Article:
I was reading a Bible story to Everett the other night, about the disciples fighting over who was most important. His children’s Bible does a great job of making these seem like stories about real people, and somehow it stuck with me in a different way than before.
I kept thinking about how the disciples spent a couple of years living with Jesus, and yet they still messed up quite badly. They walked and talked and ate and did everything with Him, but even so, they were still silly enough to bicker with each other over something ridiculous.
It seems like they should have known better. You’d think that being discipled by JESUS would have better results, right?
But they were still humans making human choices and human mistakes.
So this was all on my mind, and then the next morning I got up to do my devotions, and I just happened to be reading the story in Acts about Paul and Barnabas having a “sharp disagreement”. It was like a parade of biblical conflict.
Again, I couldn’t get it out of my mind. Paul was instrumental in spreading the Gospel, and he wrote a huge portion of the New Testament, and yet even he got in a fight with Barnabas. And such a bad fight that they parted ways after having spent all that time together! Good Christians still fight.
I don’t want this to be true. I wish everyone could get along all the time.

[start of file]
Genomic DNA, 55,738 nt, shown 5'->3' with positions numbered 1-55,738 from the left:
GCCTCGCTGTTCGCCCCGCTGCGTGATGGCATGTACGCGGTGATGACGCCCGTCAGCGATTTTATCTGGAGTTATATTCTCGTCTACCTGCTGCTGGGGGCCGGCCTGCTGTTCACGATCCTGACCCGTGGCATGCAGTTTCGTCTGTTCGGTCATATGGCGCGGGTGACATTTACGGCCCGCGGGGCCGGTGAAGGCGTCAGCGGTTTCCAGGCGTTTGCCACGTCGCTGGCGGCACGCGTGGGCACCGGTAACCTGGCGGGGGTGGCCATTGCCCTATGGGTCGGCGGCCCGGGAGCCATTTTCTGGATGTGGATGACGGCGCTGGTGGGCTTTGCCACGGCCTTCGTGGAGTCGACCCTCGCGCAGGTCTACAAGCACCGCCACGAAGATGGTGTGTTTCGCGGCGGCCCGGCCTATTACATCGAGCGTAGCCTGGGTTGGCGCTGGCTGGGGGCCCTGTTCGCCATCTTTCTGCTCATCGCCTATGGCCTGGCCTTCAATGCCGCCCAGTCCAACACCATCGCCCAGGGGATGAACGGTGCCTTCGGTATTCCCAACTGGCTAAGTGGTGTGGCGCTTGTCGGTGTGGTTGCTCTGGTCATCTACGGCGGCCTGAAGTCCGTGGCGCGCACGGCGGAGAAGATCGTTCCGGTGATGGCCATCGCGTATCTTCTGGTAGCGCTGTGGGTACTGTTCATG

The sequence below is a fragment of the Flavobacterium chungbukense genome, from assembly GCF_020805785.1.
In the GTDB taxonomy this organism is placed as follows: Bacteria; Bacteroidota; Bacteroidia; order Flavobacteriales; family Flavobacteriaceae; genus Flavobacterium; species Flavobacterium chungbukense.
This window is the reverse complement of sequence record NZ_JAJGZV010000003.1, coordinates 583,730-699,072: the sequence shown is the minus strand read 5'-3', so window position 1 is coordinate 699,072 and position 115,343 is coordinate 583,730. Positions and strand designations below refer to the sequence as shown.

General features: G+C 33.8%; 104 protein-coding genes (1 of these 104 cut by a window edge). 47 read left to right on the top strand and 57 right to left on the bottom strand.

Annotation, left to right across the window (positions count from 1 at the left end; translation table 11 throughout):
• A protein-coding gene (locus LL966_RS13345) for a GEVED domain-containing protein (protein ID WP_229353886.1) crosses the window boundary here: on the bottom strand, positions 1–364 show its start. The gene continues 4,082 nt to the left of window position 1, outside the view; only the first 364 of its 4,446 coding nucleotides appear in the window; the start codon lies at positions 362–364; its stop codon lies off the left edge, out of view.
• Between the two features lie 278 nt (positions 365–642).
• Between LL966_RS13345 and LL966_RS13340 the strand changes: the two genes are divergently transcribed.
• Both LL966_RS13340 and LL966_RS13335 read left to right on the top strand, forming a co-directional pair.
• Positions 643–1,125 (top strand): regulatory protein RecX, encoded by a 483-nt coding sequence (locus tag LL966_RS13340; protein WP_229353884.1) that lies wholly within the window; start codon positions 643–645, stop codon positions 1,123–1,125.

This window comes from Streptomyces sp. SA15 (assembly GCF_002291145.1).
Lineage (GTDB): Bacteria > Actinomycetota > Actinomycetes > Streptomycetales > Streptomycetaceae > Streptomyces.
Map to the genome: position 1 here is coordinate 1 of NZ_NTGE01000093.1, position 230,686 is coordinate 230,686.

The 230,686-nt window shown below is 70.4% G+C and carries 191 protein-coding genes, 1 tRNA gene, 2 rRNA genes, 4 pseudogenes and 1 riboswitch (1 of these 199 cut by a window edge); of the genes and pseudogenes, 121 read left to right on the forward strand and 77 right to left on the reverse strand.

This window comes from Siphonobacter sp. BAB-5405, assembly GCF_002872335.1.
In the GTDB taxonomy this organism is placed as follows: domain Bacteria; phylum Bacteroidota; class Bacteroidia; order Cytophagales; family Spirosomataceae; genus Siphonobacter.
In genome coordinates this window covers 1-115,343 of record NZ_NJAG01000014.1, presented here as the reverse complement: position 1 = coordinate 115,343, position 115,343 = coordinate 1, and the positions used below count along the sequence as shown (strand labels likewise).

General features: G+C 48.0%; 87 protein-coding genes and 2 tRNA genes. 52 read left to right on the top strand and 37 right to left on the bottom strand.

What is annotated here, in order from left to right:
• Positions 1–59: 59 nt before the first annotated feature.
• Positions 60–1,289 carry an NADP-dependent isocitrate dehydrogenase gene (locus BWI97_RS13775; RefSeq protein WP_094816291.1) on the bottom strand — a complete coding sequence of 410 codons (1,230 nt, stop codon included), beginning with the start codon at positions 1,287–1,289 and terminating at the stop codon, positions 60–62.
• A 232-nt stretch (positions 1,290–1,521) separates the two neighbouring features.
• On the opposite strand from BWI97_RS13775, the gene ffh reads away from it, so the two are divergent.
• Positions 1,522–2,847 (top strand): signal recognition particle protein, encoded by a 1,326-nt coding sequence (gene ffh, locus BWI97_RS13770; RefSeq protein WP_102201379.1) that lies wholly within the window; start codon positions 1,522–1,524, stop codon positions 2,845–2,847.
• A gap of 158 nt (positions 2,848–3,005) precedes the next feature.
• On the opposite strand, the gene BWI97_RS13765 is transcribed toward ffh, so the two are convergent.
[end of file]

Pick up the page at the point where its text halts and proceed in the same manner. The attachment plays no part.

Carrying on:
Especially my children.
Especially Christians in churches.
But wherever there are people together, there will be people in conflict.
I keep thinking about the old song that goes “…and they’ll know we are Christians by our love.” What does love look like – absolutely no conflict or disagreement, ever? That’s what we want it to look like, but I think it looks more like people who still make mistakes, and choose to stick around to clean up the mess, and restore the relationship.
Ben says lots of wise things, but one of my favourite things he’s ever said was one time when I messed up very badly. I said something in a public setting to someone which I should not have said, and I felt horrible. But Ben said, “What matters most is not the mistake you made – it’s what you do next to make it right.”
I’ve carried that with me for 10 years, and it still feels just as powerful and true. It doesn’t mean we’re off the hook and have no responsibility to at least try to live in peace and harmony. That’s the goal we shoot for, but we can also know there is much grace when we fall short.
My darling children are actually yelling and screaming at each other this very moment as I write this, and I reminded to extend more grace to them, too. Sooo much grace. After a weekend at the lake with too many late bedtimes, and a jarring return to Monday routine, we will live on grace today!